I totally watch videos all day on television and the 'net. Lessons, documentaries, conferences, panels, speaches...

...But like I said, editing is king. Would we read your posts if you didn't spell correctly and spaces were added every time you paused in your typing? No! It's all concentrated into some readable format before it's put on your blog.

Unless a vlog has the same controls, I don't really care about it much.

Posted by: Crissa on April 2, 2007 at 10:05 PM | PERMALINK

fyreflye: "If American Hawk and Al team up to debate Norman Rogers over McCain vs. Giuliani I'd watch about five minutes of it before clicking back to porn."

Please. Any such debate like that IS porn -- just not the prurient kind that gets over-regulated by self-righteous people who probably wouldn't want you to know what's stashed in their underwear drawer.

Posted by: Donald from Hawaii on April 2, 2007 at 10:07 PM | PERMALINK

I agree, Kevin. V-log is mostly an exercise in vanity. For honest political discussion, the written word is far superior. It is much harder to plausibly spin in writing. Video is for demagogues.

Posted by: Michael7843853 G-O in 08! on April 2, 2007 at 10:17 PM | PERMALINK
Finally, I just don't get it. There's a reason political blogging has become popular: it's a genuinely different medium compared to other forms of political writing.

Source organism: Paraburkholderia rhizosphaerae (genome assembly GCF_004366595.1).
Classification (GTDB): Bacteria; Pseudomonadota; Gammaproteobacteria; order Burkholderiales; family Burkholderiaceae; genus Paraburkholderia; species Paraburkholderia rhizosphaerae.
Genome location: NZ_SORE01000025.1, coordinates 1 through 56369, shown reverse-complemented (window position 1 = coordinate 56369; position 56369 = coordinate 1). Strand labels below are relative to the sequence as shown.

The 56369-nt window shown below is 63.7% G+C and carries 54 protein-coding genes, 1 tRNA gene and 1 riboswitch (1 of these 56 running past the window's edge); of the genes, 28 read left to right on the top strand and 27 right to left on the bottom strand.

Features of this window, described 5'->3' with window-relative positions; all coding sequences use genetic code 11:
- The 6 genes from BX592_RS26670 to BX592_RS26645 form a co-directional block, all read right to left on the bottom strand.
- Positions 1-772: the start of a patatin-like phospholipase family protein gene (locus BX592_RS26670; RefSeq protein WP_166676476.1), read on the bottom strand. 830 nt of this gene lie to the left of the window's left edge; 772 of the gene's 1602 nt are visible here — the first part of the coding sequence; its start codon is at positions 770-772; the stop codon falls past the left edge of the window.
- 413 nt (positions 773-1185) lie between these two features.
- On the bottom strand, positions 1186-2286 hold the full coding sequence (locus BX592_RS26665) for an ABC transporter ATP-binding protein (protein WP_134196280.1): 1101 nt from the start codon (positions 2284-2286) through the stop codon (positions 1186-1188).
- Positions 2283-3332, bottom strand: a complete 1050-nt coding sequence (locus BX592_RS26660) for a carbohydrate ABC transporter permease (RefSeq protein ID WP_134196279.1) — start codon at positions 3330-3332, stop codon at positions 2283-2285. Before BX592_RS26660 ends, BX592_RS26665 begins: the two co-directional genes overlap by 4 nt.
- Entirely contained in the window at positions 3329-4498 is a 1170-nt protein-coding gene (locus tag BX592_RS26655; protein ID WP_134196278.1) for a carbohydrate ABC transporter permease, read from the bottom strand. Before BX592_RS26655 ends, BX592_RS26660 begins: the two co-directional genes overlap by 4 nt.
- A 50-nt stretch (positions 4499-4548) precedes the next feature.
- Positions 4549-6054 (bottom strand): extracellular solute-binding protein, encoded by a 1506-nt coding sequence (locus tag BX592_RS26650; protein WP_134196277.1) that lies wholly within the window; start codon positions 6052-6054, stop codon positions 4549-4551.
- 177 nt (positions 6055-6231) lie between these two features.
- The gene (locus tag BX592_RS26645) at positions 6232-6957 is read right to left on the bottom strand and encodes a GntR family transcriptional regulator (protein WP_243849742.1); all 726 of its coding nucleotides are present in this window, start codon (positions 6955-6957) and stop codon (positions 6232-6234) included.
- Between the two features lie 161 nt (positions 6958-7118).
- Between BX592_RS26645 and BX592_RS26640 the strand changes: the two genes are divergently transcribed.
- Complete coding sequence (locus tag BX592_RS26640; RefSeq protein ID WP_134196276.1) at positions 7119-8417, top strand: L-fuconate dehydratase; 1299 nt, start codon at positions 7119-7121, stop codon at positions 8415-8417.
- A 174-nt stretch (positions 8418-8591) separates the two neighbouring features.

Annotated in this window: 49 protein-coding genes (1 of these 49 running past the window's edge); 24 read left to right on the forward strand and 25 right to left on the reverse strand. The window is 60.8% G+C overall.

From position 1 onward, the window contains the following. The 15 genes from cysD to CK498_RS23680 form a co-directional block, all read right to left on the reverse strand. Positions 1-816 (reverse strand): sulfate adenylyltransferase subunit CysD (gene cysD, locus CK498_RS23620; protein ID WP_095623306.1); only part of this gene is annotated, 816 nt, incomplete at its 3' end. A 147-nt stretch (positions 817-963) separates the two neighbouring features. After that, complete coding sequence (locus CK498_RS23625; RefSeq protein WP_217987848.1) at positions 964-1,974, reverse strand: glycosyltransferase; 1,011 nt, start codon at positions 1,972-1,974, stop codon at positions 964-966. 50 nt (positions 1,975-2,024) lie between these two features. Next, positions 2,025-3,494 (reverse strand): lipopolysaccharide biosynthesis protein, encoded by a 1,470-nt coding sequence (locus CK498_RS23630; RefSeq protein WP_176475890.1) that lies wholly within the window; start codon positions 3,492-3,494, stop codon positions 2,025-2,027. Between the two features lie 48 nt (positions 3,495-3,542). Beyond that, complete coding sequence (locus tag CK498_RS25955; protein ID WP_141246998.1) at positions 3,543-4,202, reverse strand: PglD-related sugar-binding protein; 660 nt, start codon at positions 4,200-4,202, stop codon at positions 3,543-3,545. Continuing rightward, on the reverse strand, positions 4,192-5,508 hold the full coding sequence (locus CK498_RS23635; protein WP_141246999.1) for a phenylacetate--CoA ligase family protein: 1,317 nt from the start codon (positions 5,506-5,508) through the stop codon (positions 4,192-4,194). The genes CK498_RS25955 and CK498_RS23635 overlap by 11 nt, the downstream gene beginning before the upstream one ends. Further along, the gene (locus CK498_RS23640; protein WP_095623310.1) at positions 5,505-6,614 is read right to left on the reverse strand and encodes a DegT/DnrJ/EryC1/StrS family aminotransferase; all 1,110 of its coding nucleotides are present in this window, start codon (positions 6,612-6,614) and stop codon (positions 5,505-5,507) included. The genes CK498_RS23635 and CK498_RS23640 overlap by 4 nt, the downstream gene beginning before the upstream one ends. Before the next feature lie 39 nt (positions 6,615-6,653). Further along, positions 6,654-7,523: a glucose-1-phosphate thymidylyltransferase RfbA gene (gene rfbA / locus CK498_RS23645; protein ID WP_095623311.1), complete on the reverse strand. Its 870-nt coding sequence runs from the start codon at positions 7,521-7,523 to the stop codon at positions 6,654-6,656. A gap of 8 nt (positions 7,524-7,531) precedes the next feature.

Well, no, that's not it at all.

That's part of the reason that political blogging became popular, and its the reason why professional blogging is viable.

The other part of the reason that political blogging became popular is not that it offers a new mode of communication but because it offers mass communication that doesn't go through the filter provided by the fairly narrow set of mass media oulets.

Vlogging clearly doesn't have much to offer in terms of the first (yet, though I suspect that vlogging will become more sophisticated both in available technology and effective utilization of what is available), but it has just as much as text blogging to offer in terms of the second. Plus lots of people don't like to read much more than the title of a thing, and increasingly those people are a major part of the Web audience.